Leukocoria is a disorder where the circular hole (pupil) in the colored eye area is white. It's created by an abnormal reflection from the light-sensitive layer at the back of the eye (the retina). The retina absorbs most of the light that reaches the eye through the pupil. However, a small portion of the light is reflected by the retina and exits the eye through the pupil. The reflected light is called the red reflex and is usually reddish-orange, mirroring the retina's normal color.
The red reflex is seen most readily when the observer's line of sight is in alignment with the light source; for example, a camera with the flash is mounted next to the lens. In leukocoria, the red reflex is either absent or a white, yellow, pale, or otherwise abnormal light reflection seen in the pupil of one or both eyes. Often, the phenomenon is the initial sign of a range of underlying serious eye diseases. Some of the conditions may pose a serious threat to vision, while others can be life-threatening. Therefore, it's advisable to seek prompt evaluation of leukocoria by an ophthalmologist.
Also Known As
- White pupil
- Cat's eye pupil
- White pupillary reflex
Causes & Risk Factors
The white reflex may be triggered by any condition that affects the transmission of ambient light and the light's reflection through the pupil. The most common causes include:
- Coats disease
- Pediatric uveitis
- Congenital cataract
- Retinal detachment
- Vitreous hemorrhage
- Astrocytic hamartoma
- Retinochoroidal coloboma
- Bloch-Sulzberger syndrome
- Persistent fetal vasculature
- Retinopathy of prematurity
- Endogenous endophthalmitis
- Medullated retinal nerve fiber
- Familial exudative vitreoretinopathy
- Ocular toxocariasis and toxoplasmosis
- TORCH syndrome (Toxoplasmosis, Other agents, Rubella, Cytomegalovirus, and Herpes simplex syndrome)
Often, leukokoria in a child indicates retinoblastoma, which is also its most severe cause. Over 50 percent of retinoblastomas are suspected or diagnosed in the USA after a white reflex is spotted, usually by a close relative. The most significant risk factor is a family history of hereditary causes.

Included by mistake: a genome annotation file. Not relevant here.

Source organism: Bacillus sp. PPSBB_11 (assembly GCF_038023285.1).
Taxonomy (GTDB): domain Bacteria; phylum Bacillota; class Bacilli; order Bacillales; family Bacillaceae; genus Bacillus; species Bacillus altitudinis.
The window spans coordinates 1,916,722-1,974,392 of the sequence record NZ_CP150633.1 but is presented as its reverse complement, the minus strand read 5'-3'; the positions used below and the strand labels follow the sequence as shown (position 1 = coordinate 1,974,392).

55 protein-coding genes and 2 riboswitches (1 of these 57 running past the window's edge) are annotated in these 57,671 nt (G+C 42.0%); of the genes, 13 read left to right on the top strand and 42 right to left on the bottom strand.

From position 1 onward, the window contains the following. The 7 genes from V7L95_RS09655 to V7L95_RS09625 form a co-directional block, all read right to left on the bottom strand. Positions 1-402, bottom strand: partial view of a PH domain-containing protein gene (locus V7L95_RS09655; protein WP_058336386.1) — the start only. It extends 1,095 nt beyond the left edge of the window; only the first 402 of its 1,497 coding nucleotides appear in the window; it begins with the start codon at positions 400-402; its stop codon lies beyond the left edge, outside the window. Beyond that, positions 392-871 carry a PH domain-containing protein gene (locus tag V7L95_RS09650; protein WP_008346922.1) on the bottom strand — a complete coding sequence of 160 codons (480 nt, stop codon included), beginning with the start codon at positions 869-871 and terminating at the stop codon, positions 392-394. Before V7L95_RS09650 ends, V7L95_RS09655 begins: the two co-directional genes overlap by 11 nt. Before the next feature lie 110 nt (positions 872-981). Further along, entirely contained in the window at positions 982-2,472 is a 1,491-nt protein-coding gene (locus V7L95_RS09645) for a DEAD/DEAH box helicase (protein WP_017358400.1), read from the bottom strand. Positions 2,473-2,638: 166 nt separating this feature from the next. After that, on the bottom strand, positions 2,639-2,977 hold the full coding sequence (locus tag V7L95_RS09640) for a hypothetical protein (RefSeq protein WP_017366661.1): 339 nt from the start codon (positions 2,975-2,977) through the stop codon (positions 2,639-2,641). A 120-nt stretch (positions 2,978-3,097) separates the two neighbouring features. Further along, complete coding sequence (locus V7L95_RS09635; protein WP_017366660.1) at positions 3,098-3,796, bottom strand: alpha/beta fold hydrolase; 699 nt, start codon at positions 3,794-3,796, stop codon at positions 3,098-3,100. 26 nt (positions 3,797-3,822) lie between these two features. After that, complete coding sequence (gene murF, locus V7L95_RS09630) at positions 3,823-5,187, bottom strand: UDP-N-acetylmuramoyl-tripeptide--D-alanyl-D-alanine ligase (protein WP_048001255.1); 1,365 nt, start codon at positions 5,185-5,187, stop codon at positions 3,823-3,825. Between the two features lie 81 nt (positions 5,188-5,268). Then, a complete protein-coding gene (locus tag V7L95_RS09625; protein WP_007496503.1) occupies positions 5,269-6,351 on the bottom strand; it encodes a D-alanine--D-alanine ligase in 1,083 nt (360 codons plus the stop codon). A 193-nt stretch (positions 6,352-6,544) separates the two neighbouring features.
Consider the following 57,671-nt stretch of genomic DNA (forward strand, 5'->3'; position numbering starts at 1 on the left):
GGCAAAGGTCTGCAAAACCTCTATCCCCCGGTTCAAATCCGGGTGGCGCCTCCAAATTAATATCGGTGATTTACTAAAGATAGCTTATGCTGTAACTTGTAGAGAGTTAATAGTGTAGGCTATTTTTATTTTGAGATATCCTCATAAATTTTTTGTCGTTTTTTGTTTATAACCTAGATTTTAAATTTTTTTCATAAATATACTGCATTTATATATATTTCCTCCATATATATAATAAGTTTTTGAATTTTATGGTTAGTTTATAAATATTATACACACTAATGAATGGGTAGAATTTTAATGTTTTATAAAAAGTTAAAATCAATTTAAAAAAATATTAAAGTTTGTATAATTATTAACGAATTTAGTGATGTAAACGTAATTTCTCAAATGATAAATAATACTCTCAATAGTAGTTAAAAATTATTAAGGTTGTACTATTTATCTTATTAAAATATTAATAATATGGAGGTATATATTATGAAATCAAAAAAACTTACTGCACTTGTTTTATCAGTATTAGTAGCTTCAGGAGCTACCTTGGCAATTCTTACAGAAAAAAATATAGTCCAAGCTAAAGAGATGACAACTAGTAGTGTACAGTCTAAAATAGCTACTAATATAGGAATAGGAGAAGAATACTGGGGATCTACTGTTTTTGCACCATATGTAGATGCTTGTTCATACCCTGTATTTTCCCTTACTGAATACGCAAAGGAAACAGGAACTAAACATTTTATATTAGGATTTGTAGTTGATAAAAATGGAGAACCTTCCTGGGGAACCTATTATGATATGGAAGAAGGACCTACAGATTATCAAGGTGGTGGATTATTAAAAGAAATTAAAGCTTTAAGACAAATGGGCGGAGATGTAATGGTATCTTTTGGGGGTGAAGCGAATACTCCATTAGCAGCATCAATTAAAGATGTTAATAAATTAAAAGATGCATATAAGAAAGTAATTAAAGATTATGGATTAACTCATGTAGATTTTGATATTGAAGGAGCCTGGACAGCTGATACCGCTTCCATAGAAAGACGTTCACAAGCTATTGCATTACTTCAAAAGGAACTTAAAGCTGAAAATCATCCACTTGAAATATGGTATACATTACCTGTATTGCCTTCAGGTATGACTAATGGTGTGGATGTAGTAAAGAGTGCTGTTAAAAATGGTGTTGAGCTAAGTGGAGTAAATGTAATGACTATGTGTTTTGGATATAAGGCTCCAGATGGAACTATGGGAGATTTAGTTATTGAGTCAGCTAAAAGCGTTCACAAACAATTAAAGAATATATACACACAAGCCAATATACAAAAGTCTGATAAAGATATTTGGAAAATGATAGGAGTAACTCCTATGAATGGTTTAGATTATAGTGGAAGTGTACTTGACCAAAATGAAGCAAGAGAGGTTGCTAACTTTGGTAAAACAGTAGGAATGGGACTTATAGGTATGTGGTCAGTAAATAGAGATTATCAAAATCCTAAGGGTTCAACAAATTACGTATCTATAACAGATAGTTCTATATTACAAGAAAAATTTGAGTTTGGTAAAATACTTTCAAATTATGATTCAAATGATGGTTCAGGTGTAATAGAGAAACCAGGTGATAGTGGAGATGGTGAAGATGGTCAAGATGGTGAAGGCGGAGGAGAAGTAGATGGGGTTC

Signs & Symptoms
In obvious leukocoria cases, the pupil seems white on casual observation. In other cases, the pupil may look white only in certain situations, like when the pupil widens in a darkened room. At times, the white reflex is detected from photographs where one pupil has a normal red reflex, while the other eye shows an abnormal reflex.
The patient needs to receive a thorough workup for leukocoria. The ophthalmologist will take a present illness medical history, previous ocular history, medical history, and family history of a child presenting with leukocoria. In the case of an infant or toddler, s/he will take a detailed birth and delivery history. S/he will examine the patient for vision and pupillary reflexes and perform various exams, including:
- Direct ophthalmoscopy
- Indirect ophthalmoscopy
- Retinal fundus photography
- Fundus fluorescein angiography
- Slit-lamp examination of both anterior segment and fundus
S/he may order additional tests to confirm the diagnosis, including:
- Blood workup
- Genetic testing
- Fine-needle aspiration cytology
- Orbital/head imaging studies, such as B-scan ultrasonography, MRI of the head and orbits, and Optical coherence tomography (OCT) of the retina
The treatment of leukocoria varies and depends on the underlying condition. The doctor may recommend observation, medication, surgery, chemotherapy, and radiation. For example, the primary mode of treatment for intraocular retinoblastoma is chemo reduction accompanied by adjuvant consolidative treatment, i.e., laser photocoagulation, thermotherapy, cryotherapy, and chemotherapy. The doctor may recommend observing minor cases of Coats disease, persistent fetal vasculature and retinopathy of prematurity. Congenital cataracts and retinal detachment may require surgical intervention.
Prognosis & Long-Term outlook
Early diagnosis and treatment can improve the child's chances of maintaining their vision. Retinoblastoma has a 90 to 95 percent survival rate with a good prognosis, but the involved eye may be visually impaired.
Congenital cataracts have a good prognosis if detected early and operated on within six weeks.
Endogenous endophthalmitis has a poor prognosis, while familial exudative vitreoretinopathy is a lifelong disease that may reactivate at any time.
Prevention & Follow Up
Leukocoria is not preventable. Parents and siblings should all be involved in care management. The doctor will chart a plan for proper follow up based on the underlying disease.